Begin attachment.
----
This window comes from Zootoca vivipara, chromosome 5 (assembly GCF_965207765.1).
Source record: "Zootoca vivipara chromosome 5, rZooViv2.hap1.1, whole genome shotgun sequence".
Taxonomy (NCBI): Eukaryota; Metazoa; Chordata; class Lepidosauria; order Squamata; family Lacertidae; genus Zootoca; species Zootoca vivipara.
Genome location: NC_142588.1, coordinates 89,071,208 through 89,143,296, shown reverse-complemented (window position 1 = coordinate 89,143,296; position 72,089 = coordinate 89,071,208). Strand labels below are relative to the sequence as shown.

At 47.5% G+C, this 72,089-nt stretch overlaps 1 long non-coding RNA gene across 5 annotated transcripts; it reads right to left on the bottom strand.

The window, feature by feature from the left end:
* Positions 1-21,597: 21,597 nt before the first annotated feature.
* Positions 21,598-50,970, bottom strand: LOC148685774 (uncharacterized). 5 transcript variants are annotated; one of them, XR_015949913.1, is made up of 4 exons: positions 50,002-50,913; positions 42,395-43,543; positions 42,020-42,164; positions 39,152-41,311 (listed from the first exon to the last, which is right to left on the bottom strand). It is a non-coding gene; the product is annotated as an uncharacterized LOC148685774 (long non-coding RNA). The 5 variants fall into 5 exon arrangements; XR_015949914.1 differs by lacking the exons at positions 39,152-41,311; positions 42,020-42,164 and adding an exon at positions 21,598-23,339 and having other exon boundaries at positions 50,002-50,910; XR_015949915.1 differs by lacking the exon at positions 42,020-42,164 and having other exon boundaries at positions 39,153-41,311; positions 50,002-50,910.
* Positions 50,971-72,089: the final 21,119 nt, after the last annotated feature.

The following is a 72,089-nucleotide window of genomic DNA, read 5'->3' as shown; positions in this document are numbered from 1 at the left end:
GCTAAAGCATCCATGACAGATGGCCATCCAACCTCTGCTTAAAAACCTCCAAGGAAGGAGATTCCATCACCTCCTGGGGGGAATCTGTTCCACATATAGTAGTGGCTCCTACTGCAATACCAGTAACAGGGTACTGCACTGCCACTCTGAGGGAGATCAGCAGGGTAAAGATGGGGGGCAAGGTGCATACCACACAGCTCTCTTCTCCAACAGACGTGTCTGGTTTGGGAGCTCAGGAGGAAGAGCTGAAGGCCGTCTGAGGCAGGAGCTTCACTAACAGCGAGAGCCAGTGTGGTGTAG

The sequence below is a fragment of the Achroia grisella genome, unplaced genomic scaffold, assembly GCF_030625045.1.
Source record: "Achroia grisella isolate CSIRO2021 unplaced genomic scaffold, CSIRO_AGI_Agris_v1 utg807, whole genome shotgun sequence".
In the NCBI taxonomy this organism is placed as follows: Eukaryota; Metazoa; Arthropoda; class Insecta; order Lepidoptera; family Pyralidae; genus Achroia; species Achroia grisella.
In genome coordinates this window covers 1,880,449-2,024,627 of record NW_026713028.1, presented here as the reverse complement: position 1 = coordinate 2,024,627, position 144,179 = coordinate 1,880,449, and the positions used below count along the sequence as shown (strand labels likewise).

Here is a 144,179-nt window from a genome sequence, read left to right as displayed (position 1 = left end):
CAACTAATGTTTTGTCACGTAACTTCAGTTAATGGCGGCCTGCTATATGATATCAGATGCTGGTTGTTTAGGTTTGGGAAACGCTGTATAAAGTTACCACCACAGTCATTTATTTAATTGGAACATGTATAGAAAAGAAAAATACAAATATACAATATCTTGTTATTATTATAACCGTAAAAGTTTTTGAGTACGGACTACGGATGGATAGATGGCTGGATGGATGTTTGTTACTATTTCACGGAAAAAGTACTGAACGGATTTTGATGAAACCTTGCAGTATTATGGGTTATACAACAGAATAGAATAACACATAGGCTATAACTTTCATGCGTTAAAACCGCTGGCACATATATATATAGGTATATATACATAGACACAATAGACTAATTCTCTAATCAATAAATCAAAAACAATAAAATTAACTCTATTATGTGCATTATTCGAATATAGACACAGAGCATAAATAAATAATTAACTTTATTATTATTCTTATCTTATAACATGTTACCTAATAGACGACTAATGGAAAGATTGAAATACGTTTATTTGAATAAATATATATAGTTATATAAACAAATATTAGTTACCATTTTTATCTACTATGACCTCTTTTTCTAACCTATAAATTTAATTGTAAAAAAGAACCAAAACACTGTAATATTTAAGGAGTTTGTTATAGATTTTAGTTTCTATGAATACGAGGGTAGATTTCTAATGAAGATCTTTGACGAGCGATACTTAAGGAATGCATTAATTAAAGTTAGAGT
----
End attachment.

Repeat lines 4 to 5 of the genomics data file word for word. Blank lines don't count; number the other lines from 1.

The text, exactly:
Genome location: NC_142588.1, coordinates 89,071,208 through 89,143,296, shown reverse-complemented (window position 1 = coordinate 89,143,296; position 72,089 = coordinate 89,071,208). Strand labels below are relative to the sequence as shown.

At 47.5% G+C, this 72,089-nt stretch overlaps 1 long non-coding RNA gene across 5 annotated transcripts; it reads right to left on the bottom strand.